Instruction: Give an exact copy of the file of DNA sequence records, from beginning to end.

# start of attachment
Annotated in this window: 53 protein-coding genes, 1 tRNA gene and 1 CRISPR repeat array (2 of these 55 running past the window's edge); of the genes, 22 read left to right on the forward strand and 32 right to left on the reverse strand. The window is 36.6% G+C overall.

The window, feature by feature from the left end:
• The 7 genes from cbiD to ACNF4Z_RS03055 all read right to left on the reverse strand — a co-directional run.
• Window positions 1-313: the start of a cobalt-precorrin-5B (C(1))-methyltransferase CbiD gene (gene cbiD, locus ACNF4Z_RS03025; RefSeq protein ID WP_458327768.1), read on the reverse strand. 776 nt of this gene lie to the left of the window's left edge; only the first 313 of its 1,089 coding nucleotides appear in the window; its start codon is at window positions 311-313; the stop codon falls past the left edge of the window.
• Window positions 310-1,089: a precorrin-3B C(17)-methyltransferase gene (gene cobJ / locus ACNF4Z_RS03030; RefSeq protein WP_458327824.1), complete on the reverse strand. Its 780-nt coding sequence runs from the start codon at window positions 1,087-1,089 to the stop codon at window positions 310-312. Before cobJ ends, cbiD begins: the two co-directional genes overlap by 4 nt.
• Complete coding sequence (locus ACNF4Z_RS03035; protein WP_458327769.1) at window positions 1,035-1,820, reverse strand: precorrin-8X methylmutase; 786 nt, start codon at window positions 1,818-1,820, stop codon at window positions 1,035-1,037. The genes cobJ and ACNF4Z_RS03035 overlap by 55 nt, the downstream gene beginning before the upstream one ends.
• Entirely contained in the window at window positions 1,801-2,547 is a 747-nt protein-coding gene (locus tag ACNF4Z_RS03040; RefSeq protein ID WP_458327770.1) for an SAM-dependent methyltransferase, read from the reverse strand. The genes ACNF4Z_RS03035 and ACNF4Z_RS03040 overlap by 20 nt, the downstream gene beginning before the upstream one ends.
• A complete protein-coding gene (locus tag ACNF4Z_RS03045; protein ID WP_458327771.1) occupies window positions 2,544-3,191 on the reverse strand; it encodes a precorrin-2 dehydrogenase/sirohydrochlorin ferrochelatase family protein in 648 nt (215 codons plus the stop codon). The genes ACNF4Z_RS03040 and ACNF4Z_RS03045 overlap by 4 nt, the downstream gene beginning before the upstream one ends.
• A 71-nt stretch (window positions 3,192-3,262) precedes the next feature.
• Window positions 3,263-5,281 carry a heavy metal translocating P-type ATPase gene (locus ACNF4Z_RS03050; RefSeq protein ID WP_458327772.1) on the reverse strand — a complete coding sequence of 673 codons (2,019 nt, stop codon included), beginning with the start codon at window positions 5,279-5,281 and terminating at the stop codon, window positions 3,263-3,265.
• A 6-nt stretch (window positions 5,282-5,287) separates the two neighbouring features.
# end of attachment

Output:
Annotated in this window: 53 protein-coding genes, 1 tRNA gene and 1 CRISPR repeat array (2 of these 55 running past the window's edge); of the genes, 22 read left to right on the forward strand and 32 right to left on the reverse strand. The window is 36.6% G+C overall.

The window, feature by feature from the left end:
• The 7 genes from cbiD to ACNF4Z_RS03055 all read right to left on the reverse strand — a co-directional run.
• Window positions 1-313: the start of a cobalt-precorrin-5B (C(1))-methyltransferase CbiD gene (gene cbiD, locus ACNF4Z_RS03025; RefSeq protein ID WP_458327768.1), read on the reverse strand. 776 nt of this gene lie to the left of the window's left edge; only the first 313 of its 1,089 coding nucleotides appear in the window; its start codon is at window positions 311-313; the stop codon falls past the left edge of the window.
• Window positions 310-1,089: a precorrin-3B C(17)-methyltransferase gene (gene cobJ / locus ACNF4Z_RS03030; RefSeq protein WP_458327824.1), complete on the reverse strand. Its 780-nt coding sequence runs from the start codon at window positions 1,087-1,089 to the stop codon at window positions 310-312. Before cobJ ends, cbiD begins: the two co-directional genes overlap by 4 nt.
• Complete coding sequence (locus ACNF4Z_RS03035; protein WP_458327769.1) at window positions 1,035-1,820, reverse strand: precorrin-8X methylmutase; 786 nt, start codon at window positions 1,818-1,820, stop codon at window positions 1,035-1,037. The genes cobJ and ACNF4Z_RS03035 overlap by 55 nt, the downstream gene beginning before the upstream one ends.
• Entirely contained in the window at window positions 1,801-2,547 is a 747-nt protein-coding gene (locus tag ACNF4Z_RS03040; RefSeq protein ID WP_458327770.1) for an SAM-dependent methyltransferase, read from the reverse strand. The genes ACNF4Z_RS03035 and ACNF4Z_RS03040 overlap by 20 nt, the downstream gene beginning before the upstream one ends.
• A complete protein-coding gene (locus tag ACNF4Z_RS03045; protein ID WP_458327771.1) occupies window positions 2,544-3,191 on the reverse strand; it encodes a precorrin-2 dehydrogenase/sirohydrochlorin ferrochelatase family protein in 648 nt (215 codons plus the stop codon). The genes ACNF4Z_RS03040 and ACNF4Z_RS03045 overlap by 4 nt, the downstream gene beginning before the upstream one ends.
• A 71-nt stretch (window positions 3,192-3,262) precedes the next feature.
• Window positions 3,263-5,281 carry a heavy metal translocating P-type ATPase gene (locus ACNF4Z_RS03050; RefSeq protein ID WP_458327772.1) on the reverse strand — a complete coding sequence of 673 codons (2,019 nt, stop codon included), beginning with the start codon at window positions 5,279-5,281 and terminating at the stop codon, window positions 3,263-3,265.
• A 6-nt stretch (window positions 5,282-5,287) separates the two neighbouring features.